The weekly ROFs are calculated as follows:

We begin on a path 52 steps from the beginning, where each step represents weekly demand, dj where week j∈[1, 52]

We also have – bear with me, now – a crystal ball that let’s us gaze into n-multiple different versions of past inflows and evaporation rates.

At step mj:

  1. Using the crystal ball, we look back into n-versions of year-long ‘pasts’ where each alternative past is characterized by:
    • One randomly-chosen annual historical inflow timeseries, IH beginning 52 steps prior to week mj
    • One randomly-chosen annual historical evaporation timeseries, EH beginning 52 steps prior to week mj
    • The chosen demand timeseries, DF beginning 52 steps prior to week mj
    • An arbitrary starting storage level 52 weeks prior to mj, S0
  2. Out of all the n-year-long pasts that we have gazed into, count the total number of times the storage level dropped to below 20% of maximum at least once, f.
  3. Obtain the probability that you might fail in the future (or ROF), pf = ROF =  f/n
  4. Determine if ROF > α.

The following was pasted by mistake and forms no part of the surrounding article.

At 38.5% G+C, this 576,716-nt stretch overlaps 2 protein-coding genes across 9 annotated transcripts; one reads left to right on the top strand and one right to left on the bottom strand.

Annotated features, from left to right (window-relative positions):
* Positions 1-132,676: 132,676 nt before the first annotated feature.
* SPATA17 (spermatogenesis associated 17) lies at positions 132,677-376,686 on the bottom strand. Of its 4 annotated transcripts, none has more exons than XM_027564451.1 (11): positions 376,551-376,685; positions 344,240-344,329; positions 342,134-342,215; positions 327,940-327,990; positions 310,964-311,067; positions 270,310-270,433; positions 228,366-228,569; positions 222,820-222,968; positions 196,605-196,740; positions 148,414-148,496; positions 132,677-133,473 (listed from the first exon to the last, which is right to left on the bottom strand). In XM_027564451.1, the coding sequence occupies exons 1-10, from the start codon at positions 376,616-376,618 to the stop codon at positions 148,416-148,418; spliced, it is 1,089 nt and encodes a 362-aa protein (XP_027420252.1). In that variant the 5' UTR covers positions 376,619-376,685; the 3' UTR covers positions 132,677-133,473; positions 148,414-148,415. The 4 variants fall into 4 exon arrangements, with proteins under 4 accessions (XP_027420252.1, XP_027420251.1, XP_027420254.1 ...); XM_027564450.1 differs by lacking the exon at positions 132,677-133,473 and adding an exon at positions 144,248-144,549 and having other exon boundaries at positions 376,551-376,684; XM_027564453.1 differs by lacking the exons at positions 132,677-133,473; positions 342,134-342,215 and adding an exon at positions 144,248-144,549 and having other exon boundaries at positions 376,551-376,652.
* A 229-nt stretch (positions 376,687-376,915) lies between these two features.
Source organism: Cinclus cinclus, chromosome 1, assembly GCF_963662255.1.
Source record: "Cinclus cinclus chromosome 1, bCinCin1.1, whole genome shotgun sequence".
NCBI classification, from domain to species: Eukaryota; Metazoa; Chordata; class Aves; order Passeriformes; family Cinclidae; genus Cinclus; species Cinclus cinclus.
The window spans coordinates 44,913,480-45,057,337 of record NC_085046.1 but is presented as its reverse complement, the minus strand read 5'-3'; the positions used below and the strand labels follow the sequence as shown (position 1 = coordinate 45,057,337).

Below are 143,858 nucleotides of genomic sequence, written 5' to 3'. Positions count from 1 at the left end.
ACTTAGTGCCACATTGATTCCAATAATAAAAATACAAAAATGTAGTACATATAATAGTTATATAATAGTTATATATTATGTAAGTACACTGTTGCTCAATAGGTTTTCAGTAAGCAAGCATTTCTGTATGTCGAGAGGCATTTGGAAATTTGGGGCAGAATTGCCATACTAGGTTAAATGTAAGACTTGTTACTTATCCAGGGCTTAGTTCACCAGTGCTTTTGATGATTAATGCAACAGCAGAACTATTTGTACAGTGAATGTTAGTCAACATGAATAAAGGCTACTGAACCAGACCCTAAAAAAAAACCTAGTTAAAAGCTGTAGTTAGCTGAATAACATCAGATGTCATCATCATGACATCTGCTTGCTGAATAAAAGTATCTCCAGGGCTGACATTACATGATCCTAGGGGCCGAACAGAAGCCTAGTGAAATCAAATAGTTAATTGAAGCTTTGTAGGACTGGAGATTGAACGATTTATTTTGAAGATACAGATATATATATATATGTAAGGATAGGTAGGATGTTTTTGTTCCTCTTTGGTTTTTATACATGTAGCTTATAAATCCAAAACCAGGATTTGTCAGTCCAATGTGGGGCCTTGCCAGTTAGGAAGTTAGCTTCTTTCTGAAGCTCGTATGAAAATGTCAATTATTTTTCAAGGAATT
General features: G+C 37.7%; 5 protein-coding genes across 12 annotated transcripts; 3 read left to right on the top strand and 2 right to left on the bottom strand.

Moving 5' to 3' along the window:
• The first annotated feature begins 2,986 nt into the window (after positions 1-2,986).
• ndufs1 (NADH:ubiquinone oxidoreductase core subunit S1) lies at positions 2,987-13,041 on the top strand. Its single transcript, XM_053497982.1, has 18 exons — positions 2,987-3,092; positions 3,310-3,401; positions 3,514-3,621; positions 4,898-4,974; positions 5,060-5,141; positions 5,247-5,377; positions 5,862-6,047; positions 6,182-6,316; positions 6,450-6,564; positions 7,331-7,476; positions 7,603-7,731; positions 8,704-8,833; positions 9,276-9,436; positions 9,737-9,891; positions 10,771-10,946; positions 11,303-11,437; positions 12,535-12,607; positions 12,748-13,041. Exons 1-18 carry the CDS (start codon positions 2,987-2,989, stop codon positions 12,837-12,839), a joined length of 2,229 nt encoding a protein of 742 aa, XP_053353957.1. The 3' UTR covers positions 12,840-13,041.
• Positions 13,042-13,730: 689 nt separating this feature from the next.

5. Take your next step:

This process is repeated for all the k-different hydrologic simulations.

Here, the “path” represents the projected demand timeseries, the steps are the individual weekly projected demands, and the “versions of the past” are the n-randomly selected hydrologic simulations that we have chosen to look into. It is important that n ≥ 50 for the ROF calculation to have at least 2% precision (Trindade et. al., 2019).

An example

For example, say you (conveniently) have 50 years of historical inflow and evaporation data so you choose n=50. You begin your ROF calculation in Week 52. For n=1, you:

  1. Select the demands from Week 0-51.
  2. Get the historical inflow and evaporation rates for Historical Year 1.
  3. Calculate the storage for each week, monitoring for failure.
  4. If failure is detected, increment the number of failures and move on to n=2. Else, complete the storage calculations for the demand timeseries.

This is repeated n=50 times, then pf is calculated for Week 52.